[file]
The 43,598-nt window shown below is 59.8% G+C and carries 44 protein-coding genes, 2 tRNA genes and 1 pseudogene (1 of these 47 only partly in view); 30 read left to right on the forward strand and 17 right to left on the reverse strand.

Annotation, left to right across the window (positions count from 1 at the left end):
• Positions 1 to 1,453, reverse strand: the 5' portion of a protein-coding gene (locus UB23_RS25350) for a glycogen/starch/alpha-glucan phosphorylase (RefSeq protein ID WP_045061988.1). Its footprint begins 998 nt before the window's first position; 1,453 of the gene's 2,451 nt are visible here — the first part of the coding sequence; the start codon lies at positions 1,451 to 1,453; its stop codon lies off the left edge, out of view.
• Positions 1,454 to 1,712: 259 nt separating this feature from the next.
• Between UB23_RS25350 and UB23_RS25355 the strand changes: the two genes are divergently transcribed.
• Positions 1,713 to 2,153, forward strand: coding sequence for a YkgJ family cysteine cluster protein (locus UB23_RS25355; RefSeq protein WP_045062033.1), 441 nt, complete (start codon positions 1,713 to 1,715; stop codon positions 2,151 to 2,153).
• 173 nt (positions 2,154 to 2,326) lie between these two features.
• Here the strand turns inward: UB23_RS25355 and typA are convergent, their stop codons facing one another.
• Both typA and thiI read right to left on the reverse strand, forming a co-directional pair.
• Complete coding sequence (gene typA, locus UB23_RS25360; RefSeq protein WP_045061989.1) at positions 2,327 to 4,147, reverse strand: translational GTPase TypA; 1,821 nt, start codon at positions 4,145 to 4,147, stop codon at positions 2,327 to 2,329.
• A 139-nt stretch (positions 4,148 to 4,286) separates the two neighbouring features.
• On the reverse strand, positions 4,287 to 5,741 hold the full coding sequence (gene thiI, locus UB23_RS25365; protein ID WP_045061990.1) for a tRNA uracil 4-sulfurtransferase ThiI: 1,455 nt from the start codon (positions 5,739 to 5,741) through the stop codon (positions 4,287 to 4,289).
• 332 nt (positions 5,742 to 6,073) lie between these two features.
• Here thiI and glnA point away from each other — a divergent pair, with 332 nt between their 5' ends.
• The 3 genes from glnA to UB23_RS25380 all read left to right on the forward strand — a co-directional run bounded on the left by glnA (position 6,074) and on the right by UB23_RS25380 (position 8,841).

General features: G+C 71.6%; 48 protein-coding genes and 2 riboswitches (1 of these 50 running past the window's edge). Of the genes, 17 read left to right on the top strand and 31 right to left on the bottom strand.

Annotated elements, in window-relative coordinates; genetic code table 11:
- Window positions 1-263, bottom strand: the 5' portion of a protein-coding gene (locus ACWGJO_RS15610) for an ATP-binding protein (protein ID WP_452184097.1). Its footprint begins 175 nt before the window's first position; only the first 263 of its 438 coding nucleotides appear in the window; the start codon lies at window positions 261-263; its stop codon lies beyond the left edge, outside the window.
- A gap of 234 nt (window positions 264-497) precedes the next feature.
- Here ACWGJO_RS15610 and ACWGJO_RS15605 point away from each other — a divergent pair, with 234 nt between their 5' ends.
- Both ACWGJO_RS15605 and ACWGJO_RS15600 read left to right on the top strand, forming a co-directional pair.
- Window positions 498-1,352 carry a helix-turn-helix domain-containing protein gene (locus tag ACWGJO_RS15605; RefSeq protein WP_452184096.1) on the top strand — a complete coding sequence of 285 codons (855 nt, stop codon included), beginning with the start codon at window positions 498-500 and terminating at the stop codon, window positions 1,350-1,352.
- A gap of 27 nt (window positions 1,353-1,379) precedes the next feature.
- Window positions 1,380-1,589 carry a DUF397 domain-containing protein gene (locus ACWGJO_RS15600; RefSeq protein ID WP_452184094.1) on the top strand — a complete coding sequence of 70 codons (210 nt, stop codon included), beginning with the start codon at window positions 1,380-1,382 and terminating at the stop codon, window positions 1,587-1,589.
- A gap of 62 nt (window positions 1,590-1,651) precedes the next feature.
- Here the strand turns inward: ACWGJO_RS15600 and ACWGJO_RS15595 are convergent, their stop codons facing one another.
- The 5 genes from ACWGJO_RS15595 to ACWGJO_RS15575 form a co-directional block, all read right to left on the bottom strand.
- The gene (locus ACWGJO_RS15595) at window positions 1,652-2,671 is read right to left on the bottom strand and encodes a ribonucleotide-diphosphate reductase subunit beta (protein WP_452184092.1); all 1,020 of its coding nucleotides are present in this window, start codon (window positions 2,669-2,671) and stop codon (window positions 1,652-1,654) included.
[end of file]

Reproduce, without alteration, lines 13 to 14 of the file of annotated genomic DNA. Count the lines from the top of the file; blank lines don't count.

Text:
• 332 nt (positions 5,742 to 6,073) lie between these two features.
• Here thiI and glnA point away from each other — a divergent pair, with 332 nt between their 5' ends.